For a site to get onto the list, it is believed that law enforcement agencies in at least two separate jurisdictions have to validate the entry and must be illegal, not just objectionable. In addition, the age of children depicted through content on the sites must be younger than 13 years of age, or perceived to be less than 13.
Under the IIA’s scheme, ISPs which use the Interpol list to block access to child pornography would be doing so in accordance with what the IIA today dubbed ‘a legal request for assistance’ under Australia’s existing Telecommunications Act (section 313). Because of this, and unlike the wider mandatory filtering scheme, the IIA believes that no new legislation will be required to implement its Interpol-focused framework.
Those who attempt to access blocked sites will be directed to an Interpol page explaining why the site has been blocked, and users will not be tracked or reported under the scheme. Those who believe their site has been blocked unfairly will be able to complain to the Australian Federal Police or Interpol itself and ask for a review.
‘The current role of the ACMA in receiving complaints from Australian users will continue,’ the IIA said.
The IIA believes that a voluntary code focusing on Interpol will bring Australia into line with Scandinavia and Europe on prohibiting access to child pornography. ‘While we fundamentally maintain the internet is predominantly safe and useful, we acknowledge community and law enforcement concerns about access to illegal materials online, particularly child pornography, and so we are taking these practical steps to help make a positive difference,’ Coroneos said this morning.
However, it remains unclear to what extent Australia’s ISPs will actually implement the voluntary code promulgated by the IIA. The nation’s largest ISPs Telstra and Optus have already committed to filtering their traffic for child pornography, and both are now on board with the IIA’s policy.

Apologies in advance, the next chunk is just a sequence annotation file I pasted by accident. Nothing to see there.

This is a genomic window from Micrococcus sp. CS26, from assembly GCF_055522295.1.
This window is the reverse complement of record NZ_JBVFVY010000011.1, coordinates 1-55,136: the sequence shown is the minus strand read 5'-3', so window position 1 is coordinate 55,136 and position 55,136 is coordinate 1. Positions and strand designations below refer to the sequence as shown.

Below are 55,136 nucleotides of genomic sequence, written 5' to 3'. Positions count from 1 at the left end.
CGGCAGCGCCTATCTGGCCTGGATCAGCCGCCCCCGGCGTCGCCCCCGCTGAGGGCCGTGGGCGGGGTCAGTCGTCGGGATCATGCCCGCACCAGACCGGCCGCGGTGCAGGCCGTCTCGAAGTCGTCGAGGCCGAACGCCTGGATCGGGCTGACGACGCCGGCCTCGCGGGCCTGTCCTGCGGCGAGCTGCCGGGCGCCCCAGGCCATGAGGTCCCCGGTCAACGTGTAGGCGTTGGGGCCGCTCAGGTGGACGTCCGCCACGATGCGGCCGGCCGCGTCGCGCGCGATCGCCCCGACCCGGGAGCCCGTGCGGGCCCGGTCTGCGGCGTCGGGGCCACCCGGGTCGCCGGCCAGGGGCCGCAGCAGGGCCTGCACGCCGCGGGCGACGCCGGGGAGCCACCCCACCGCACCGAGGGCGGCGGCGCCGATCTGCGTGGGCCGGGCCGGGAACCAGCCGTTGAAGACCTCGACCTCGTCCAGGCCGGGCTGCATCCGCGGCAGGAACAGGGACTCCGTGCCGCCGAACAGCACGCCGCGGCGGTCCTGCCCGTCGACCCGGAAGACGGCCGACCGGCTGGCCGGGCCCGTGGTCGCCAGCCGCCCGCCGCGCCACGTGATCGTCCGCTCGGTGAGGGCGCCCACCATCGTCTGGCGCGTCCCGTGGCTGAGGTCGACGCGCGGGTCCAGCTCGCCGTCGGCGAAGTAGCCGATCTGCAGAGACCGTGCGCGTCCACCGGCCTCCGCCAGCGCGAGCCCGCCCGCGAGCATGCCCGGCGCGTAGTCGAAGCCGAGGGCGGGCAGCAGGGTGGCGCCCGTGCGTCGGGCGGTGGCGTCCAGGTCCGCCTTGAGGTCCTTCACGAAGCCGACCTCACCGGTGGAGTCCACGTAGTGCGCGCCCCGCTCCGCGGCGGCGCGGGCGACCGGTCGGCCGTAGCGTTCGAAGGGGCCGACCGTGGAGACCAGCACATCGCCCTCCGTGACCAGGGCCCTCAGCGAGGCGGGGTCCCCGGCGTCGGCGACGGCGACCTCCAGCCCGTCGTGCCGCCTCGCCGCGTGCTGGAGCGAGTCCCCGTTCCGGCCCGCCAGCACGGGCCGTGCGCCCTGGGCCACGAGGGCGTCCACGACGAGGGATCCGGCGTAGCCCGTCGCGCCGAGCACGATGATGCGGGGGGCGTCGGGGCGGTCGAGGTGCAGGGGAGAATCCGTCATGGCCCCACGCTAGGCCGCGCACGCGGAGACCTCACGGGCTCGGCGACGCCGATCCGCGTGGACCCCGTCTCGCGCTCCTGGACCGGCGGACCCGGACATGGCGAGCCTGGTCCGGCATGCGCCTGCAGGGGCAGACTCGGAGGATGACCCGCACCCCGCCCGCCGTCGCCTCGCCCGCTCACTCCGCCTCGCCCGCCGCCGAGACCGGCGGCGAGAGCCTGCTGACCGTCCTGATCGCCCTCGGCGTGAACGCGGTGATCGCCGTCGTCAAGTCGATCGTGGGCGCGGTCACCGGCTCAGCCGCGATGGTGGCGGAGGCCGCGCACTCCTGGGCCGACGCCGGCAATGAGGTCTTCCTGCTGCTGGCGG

You might be interested in:
Primus on fence over voluntary filter
Telstra proposes to filter Interpol blacklist
Aussie voluntary filter gains global attention
‘Optus can confirm that it will honour its commitment to block child sexual abuse material on the web,’ said Optus general manager of regulatory compliance Gary Smith in a statement this afternoon. ‘Optus will work with the AFP to implement the Interpol ‘Worst of’ list — an approach which blocks the worst of the worst child sexual abuse material.’
‘This is a safe, credible and tested approach which has been implemented in other countries with proven results. Optus will work with the IIA and other ISPs to develop a code based on the framework released today by the IIA.’
However, when asked about the issue, this morning both iiNet and Internode reiterated that they would comply with the law when it came to filtering content for their user base. ‘As always, Internode’s position is that it will continue to do what it is lawfully obliged to do,’ the ISP said.
‘Throughout the filtering debate, iiNet has maintained it would always cooperate with law enforcement agencies,’ iiNet said.
It is not clear yet whether iiNet and Internode will support the IIA model.